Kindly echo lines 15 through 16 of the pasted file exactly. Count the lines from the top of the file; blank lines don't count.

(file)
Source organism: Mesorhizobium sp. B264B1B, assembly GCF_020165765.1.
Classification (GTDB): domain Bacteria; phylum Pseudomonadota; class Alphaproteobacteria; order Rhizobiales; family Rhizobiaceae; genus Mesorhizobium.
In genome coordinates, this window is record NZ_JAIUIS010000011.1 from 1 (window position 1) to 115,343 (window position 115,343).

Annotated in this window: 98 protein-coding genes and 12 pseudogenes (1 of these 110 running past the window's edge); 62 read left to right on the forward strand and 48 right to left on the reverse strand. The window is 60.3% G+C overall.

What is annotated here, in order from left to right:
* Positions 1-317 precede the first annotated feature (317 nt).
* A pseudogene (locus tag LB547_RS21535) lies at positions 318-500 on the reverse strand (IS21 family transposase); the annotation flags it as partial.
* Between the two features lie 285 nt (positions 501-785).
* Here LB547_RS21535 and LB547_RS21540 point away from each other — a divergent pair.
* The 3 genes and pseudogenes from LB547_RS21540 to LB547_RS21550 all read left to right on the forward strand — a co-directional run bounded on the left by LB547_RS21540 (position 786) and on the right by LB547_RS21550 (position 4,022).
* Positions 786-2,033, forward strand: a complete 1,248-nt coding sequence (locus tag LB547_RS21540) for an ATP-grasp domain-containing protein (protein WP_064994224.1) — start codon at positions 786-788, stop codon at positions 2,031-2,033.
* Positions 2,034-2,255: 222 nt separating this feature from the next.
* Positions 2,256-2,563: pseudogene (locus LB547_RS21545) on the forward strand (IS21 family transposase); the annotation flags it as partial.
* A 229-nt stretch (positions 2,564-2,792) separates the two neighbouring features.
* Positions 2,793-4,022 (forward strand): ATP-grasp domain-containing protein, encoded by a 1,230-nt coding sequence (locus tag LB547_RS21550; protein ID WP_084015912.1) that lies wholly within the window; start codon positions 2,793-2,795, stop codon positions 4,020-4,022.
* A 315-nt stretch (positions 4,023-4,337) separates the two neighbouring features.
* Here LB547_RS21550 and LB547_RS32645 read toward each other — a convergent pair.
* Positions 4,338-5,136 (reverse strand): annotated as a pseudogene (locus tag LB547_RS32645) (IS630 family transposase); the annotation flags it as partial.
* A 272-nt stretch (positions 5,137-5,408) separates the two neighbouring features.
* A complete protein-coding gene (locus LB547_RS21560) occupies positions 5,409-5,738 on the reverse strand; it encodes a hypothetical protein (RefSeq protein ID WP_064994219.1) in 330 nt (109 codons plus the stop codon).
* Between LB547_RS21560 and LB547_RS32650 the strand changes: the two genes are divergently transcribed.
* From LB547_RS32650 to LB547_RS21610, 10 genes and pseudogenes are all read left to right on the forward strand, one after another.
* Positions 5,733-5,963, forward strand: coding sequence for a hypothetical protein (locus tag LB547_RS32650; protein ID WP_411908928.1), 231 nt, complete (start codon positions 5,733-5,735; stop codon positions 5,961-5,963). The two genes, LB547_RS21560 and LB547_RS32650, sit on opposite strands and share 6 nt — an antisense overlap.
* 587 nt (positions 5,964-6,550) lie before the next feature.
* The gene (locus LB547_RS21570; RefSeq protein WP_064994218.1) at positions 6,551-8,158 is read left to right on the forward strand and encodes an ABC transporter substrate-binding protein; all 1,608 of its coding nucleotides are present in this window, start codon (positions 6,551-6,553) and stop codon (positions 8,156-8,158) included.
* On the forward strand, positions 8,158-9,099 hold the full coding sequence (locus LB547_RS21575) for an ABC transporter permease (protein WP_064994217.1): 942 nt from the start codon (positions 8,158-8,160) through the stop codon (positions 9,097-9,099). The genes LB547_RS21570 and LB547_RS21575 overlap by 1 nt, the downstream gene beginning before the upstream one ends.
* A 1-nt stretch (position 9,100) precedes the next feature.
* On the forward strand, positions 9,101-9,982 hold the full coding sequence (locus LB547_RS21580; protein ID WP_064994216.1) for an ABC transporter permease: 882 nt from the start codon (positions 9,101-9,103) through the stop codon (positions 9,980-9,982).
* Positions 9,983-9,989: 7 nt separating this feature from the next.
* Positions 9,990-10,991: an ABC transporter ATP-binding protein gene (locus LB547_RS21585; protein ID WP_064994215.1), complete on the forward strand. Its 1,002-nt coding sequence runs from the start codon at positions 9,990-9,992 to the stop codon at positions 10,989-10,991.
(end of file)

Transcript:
* Positions 2,793-4,022 (forward strand): ATP-grasp domain-containing protein, encoded by a 1,230-nt coding sequence (locus tag LB547_RS21550; protein ID WP_084015912.1) that lies wholly within the window; start codon positions 2,793-2,795, stop codon positions 4,020-4,022.
* A 315-nt stretch (positions 4,023-4,337) separates the two neighbouring features.